Bonds Fall, Dollar Surges on Housing Data
U.S. 10-year Treasury bonds fell today, after
previously owned home sales rose much more than expected last month. The
FOMC announced this week that rates would remain the same, and removed key
hawkish wording, which led to investor speculation that the Fed would cut rates
soon. Major strength in the housing sector from this report helped to send
bond prices lower, as traders sold bonds in favor of strength in riskier assets.
Bonds usually rise on economic weakness and fall on strength, so it is safe to
say that traders took the unexpectedly positive housing report as a major
positive for the economy. A weak housing sector contributed to an economic
slowdown in the U.S. over the second half of 2006, and traders have been focused
on all housing reports for signs of continued weakness or a rebound.
Today’s report did much to boost overall U.S. economic sentiment.
The dollar rose against the euro, but fell
fractionally against the yen, after a U.S. housing report came out much stronger
than expected. Traders have been focusing on the key housing reports for
some time now, and today’s unexpected numbers helped to boost the dollar, and
pare losses versus the yen. The yen has been a major focus lately, after
rebounding strongly from record lows against the euro on a global equities
slide. The international currency market has favored currencies backed by
strong, positive-growth economies, which Europe has proven itself to be.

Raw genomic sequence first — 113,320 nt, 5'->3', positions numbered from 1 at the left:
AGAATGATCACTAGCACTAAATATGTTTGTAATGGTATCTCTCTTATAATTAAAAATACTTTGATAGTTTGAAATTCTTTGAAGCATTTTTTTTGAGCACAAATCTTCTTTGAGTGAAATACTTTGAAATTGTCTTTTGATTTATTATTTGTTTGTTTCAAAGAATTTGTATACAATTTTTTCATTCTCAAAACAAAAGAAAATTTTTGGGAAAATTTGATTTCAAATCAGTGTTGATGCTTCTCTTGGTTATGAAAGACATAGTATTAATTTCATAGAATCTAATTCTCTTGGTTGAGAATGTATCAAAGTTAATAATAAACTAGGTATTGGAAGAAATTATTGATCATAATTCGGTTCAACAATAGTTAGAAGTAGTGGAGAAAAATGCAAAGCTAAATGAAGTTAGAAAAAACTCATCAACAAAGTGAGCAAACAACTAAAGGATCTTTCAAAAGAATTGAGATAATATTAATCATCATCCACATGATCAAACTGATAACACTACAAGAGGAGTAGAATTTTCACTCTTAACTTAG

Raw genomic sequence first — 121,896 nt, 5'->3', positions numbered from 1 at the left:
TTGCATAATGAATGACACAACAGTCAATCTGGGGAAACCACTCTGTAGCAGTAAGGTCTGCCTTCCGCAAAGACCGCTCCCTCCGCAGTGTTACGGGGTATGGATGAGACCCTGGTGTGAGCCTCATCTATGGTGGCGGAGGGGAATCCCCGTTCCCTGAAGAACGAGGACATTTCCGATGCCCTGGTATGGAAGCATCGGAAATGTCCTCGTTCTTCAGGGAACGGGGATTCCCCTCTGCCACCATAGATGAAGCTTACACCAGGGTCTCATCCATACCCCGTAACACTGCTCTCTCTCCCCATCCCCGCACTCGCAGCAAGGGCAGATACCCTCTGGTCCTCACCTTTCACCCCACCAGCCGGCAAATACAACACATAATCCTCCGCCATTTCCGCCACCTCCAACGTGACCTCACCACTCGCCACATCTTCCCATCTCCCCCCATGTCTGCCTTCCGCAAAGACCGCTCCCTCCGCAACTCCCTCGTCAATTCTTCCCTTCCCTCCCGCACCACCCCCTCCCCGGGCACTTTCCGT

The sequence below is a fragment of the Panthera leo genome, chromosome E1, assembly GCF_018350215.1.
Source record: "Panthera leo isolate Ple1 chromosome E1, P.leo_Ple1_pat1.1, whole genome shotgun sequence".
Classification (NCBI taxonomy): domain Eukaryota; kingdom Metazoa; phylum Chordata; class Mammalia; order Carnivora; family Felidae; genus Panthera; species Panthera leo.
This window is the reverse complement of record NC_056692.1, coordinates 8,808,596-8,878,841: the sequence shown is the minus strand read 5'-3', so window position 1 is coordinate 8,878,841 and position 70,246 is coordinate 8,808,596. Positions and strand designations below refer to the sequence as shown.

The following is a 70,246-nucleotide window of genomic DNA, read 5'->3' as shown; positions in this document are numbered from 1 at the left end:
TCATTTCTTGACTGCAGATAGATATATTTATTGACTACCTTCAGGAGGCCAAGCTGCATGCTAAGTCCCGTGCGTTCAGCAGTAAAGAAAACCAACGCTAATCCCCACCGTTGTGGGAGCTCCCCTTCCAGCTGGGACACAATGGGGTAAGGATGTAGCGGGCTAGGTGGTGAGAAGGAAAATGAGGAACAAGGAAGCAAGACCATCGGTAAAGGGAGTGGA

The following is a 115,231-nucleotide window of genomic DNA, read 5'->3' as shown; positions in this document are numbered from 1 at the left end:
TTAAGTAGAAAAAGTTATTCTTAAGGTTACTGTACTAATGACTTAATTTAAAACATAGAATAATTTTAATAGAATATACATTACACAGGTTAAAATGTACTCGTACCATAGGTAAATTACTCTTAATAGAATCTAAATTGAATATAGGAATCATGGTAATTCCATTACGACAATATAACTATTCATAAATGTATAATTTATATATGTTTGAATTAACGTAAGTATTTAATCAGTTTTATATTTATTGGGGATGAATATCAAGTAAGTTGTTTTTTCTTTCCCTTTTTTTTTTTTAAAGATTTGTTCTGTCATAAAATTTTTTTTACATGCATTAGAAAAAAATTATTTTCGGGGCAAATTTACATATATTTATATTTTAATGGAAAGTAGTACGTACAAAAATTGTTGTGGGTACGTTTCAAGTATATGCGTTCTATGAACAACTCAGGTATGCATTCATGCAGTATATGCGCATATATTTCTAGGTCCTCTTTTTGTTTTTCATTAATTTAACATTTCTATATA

Both Japan and the U.S. need to produce strong economic numbers to necessitate
future rate hikes, and the U.S. housing report today was a step in the right
direction for the dollar.
Crude oil rose nearly 1%, on geopolitical
tensions stemming from Iran. Tensions in the Middle East have risen since
Iran seized 15 British armed servicemen, who were conducting military operations
in the Persian Gulf. Iranian-linked geopolitical tensions helped to drive
the price of crude oil to record highs last summer, when crude reached about $80
a barrel. Crude fell over 30% from those record highs before bouncing on
cold weather and supply issues. Natural gas fell about 0.6% on more signs
of warm weather, and speculation of less demand.
Gold fell 1% today as the dollar rallied on
home-sales numbers. Gold usually moves inversely to the dollar and with
oil, and it was dollar action that dominated today’s gold trading.
Investors dumped gold in favor of a strong dollar, which was boosted by
unexpected, strong previously owned home sales last month. Copper rose
fractionally, but gained on the week, on increased demand from China.
Grains fell across the board today.
Soybeans were down fractionally, corn fell about 1.4% and wheat fell just over